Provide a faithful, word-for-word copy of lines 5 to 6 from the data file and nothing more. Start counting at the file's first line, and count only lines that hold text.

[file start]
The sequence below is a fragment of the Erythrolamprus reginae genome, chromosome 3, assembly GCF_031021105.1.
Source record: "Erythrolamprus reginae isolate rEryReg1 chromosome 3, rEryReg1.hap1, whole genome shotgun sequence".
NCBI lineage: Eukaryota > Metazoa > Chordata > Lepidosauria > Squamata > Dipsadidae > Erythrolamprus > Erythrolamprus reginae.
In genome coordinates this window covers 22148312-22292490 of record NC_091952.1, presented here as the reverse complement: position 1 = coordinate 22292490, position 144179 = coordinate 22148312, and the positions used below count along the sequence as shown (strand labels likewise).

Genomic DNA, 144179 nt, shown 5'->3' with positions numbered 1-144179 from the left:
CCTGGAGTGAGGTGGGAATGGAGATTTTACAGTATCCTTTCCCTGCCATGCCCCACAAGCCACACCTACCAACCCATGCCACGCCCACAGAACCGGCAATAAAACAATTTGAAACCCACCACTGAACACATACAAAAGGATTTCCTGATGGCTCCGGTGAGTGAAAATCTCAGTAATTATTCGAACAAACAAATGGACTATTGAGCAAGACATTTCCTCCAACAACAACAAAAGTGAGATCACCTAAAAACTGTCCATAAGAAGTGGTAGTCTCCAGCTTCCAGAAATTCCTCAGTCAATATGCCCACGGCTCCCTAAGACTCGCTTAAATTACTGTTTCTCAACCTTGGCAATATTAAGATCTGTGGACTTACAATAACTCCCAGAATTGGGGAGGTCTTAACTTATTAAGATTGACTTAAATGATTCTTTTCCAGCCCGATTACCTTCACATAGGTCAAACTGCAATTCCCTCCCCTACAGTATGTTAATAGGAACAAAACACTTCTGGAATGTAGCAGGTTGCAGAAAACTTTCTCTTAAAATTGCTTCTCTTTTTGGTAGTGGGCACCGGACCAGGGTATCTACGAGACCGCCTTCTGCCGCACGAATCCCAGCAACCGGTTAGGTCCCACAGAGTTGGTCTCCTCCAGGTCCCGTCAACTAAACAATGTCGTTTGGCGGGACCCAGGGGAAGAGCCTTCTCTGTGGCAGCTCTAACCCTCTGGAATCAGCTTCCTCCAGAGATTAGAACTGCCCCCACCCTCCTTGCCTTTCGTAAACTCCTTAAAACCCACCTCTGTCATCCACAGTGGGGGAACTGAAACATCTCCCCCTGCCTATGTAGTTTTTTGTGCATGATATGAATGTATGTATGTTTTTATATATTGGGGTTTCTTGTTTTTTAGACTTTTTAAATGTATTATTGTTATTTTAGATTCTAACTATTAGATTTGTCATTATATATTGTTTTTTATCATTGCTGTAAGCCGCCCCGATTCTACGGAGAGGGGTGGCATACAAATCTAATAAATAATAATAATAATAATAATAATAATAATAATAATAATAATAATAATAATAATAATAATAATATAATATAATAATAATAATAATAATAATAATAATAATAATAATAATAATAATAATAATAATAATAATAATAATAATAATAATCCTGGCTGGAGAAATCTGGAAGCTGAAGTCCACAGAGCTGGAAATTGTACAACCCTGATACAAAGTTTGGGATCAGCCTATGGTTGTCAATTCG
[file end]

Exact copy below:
Genomic DNA, 144179 nt, shown 5'->3' with positions numbered 1-144179 from the left:
CCTGGAGTGAGGTGGGAATGGAGATTTTACAGTATCCTTTCCCTGCCATGCCCCACAAGCCACACCTACCAACCCATGCCACGCCCACAGAACCGGCAATAAAACAATTTGAAACCCACCACTGAACACATACAAAAGGATTTCCTGATGGCTCCGGTGAGTGAAAATCTCAGTAATTATTCGAACAAACAAATGGACTATTGAGCAAGACATTTCCTCCAACAACAACAAAAGTGAGATCACCTAAAAACTGTCCATAAGAAGTGGTAGTCTCCAGCTTCCAGAAATTCCTCAGTCAATATGCCCACGGCTCCCTAAGACTCGCTTAAATTACTGTTTCTCAACCTTGGCAATATTAAGATCTGTGGACTTACAATAACTCCCAGAATTGGGGAGGTCTTAACTTATTAAGATTGACTTAAATGATTCTTTTCCAGCCCGATTACCTTCACATAGGTCAAACTGCAATTCCCTCCCCTACAGTATGTTAATAGGAACAAAACACTTCTGGAATGTAGCAGGTTGCAGAAAACTTTCTCTTAAAATTGCTTCTCTTTTTGGTAGTGGGCACCGGACCAGGGTATCTACGAGACCGCCTTCTGCCGCACGAATCCCAGCAACCGGTTAGGTCCCACAGAGTTGGTCTCCTCCAGGTCCCGTCAACTAAACAATGTCGTTTGGCGGGACCCAGGGGAAGAGCCTTCTCTGTGGCAGCTCTAACCCTCTGGAATCAGCTTCCTCCAGAGATTAGAACTGCCCCCACCCTCCTTGCCTTTCGTAAACTCCTTAAAACCCACCTCTGTCATCCACAGTGGGGGAACTGAAACATCTCCCCCTGCCTATGTAGTTTTTTGTGCATGATATGAATGTATGTATGTTTTTATATATTGGGGTTTCTTGTTTTTTAGACTTTTTAAATGTATTATTGTTATTTTAGATTCTAACTATTAGATTTGTCATTATATATTGTTTTTTATCATTGCTGTAAGCCGCCCCGATTCTACGGAGAGGGGTGGCATACAAATCTAATAAATAATAATAATAATAATAATAATAATAATAATAATAATAATAATAATAATAATAATAATAATATAATATAATAATAATAATAATAATAATAATAATAATAATAATAATAATAATAATAATAATAATAATAATAATAATAATAATCCTGGCTGGAGAAATCTGGAAGCTGAAGTCCACAGAGCTGGAAATTGTACAACCCTGATACAAAGTTTGGGATCAGCCTATGGTTGTCAATTCG